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Austrian e-car drivers get Go-Faster card, raising the speed limit by 30 percent

Would you be more favorable to all-electric vehicles if you could drive them faster without getting speeding tickets?

A newly approved federal law that supports higher highway speeds for electric cars may get pushback from some quarters, but the Austrian government hopes that permitting higher speeds will encourage more people to drive e-cars, according to Green Car Reports.

Austria’s Federal Ministry of Transport reports that all-electric vehicles currently account for 2.5 percent of new-vehicle registrations, a higher percentage than in Germany. Jaguar builds its new all-electric I-Pace SUV in Austria, a point of national pride.

Austria’s speed limit amendment for electric vehicles isn’t a ticket-free nod to go as fast as you can, anywhere, any time. There are restrictions to the e-car speed allowances.

When air pollution levels in Austria are high, vehicles powered by gasoline or diesel fuel and hybrids are restricted to traveling no faster than 62 miles per hour. Under the new regulations, however, drivers in electric cars can motor along up to 81 mph on specified roads without a violation. The higher speed limits apply to a total of 274 miles of roads.

So while the Austrian speed incentive for all-electric vehicles is real, it only applies to certain roadways and only when the air is particularly nasty.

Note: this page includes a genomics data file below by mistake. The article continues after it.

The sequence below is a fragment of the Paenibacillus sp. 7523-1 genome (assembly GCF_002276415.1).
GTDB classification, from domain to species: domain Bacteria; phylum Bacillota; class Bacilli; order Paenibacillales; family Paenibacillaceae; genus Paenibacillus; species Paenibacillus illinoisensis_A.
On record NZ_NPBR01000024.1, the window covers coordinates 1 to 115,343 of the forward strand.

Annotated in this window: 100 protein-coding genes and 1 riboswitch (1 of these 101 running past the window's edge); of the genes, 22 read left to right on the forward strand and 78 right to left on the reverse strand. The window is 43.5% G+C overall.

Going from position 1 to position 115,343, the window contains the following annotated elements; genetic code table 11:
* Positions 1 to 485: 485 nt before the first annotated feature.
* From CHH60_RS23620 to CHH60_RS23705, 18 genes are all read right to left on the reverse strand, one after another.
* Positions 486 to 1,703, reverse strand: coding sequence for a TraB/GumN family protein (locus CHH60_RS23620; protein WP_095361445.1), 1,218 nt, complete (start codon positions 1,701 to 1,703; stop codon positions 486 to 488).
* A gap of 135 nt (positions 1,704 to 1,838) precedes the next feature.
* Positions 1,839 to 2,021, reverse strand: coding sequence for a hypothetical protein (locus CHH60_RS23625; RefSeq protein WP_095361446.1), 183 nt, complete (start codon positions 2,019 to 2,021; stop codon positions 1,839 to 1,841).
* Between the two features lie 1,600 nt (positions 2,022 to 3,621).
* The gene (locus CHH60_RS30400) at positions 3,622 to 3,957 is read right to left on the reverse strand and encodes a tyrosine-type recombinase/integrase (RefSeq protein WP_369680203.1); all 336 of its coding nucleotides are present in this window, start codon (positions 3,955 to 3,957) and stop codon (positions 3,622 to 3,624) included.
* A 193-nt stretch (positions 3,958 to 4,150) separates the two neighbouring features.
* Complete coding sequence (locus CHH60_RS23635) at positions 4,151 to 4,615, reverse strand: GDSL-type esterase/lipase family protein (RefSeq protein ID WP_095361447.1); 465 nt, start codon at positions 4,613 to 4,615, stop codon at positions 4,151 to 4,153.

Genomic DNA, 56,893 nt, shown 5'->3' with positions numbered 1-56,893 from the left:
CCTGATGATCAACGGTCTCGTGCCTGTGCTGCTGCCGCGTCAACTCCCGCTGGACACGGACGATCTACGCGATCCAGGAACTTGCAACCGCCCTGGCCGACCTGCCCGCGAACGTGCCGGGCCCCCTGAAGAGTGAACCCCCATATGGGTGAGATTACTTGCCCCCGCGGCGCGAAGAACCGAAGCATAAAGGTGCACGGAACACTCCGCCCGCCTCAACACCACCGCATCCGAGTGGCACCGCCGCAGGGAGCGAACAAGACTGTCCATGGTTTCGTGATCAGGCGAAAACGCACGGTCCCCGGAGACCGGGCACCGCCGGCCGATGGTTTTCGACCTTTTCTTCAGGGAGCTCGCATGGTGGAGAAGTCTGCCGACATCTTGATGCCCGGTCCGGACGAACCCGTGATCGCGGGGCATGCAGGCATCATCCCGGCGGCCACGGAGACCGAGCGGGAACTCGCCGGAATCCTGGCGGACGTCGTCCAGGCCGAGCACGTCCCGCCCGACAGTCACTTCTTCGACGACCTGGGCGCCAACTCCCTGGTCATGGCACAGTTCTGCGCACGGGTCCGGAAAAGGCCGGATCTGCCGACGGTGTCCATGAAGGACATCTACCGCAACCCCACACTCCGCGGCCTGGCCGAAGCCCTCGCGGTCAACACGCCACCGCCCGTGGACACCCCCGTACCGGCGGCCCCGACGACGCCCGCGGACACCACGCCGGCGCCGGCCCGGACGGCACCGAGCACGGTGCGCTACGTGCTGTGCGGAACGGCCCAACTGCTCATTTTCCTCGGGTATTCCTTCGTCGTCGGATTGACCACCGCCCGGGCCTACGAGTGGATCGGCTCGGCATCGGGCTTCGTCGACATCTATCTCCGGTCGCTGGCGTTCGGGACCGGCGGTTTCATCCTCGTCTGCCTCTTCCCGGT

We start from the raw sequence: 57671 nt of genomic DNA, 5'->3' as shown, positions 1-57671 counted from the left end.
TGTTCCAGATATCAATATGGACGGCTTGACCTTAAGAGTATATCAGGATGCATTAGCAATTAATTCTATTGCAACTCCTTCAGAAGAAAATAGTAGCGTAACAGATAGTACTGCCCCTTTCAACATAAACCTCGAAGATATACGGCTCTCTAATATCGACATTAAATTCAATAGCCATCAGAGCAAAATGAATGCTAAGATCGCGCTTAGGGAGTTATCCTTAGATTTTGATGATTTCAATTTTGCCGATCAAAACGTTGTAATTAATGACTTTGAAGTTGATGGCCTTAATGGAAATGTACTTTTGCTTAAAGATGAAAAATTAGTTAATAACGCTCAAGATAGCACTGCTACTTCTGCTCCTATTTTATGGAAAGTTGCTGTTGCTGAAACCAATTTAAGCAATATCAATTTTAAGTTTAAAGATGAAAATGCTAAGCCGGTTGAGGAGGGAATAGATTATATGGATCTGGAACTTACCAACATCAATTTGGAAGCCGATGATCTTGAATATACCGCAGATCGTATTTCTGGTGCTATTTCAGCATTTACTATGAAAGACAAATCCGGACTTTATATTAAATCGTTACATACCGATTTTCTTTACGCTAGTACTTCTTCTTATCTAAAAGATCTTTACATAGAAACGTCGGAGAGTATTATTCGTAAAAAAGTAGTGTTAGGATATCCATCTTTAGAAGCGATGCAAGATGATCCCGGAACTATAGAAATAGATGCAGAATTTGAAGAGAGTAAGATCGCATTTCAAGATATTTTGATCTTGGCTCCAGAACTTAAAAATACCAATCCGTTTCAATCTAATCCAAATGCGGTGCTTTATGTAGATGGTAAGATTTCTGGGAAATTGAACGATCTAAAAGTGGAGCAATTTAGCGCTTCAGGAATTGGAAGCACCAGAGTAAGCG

The logic behind the speed differentiation makes sense from an environmental perspective. In general, when fossil-fuel-powered vehicles travel faster, they generate higher ratios of harmful emissions. Zero-emission electric cars, however, don’t morph into road-fogging polluters at higher speeds.

Since the Austrian speed limit differences are only in force when the air quality is bad, the new laws effectively mean that electric cars are exempt from the penalties applied to non-electric vehicles. So it’s not that e-cars are allowed to go faster, they just don’t have to slow down.

Looking beyond the consideration of how fast one is allowed to drive on a particular road at a specific moment, there are two reasons why all-electric car drivers might want to forego the right to higher speed travel: decreased range and increased danger.

Travel range per battery charge is a major consideration when selecting an electric vehicle or deciding to buy an EV at all. Higher speeds and faster acceleration use more battery power at disproportionate rates, so range suffers when you hit the go-pedal harder and when you maintain higher speeds.

Also, traveling at higher speeds, especially on roadways shared with vehicles limited to significantly lower limits,  compounds the danger of higher speed travel.

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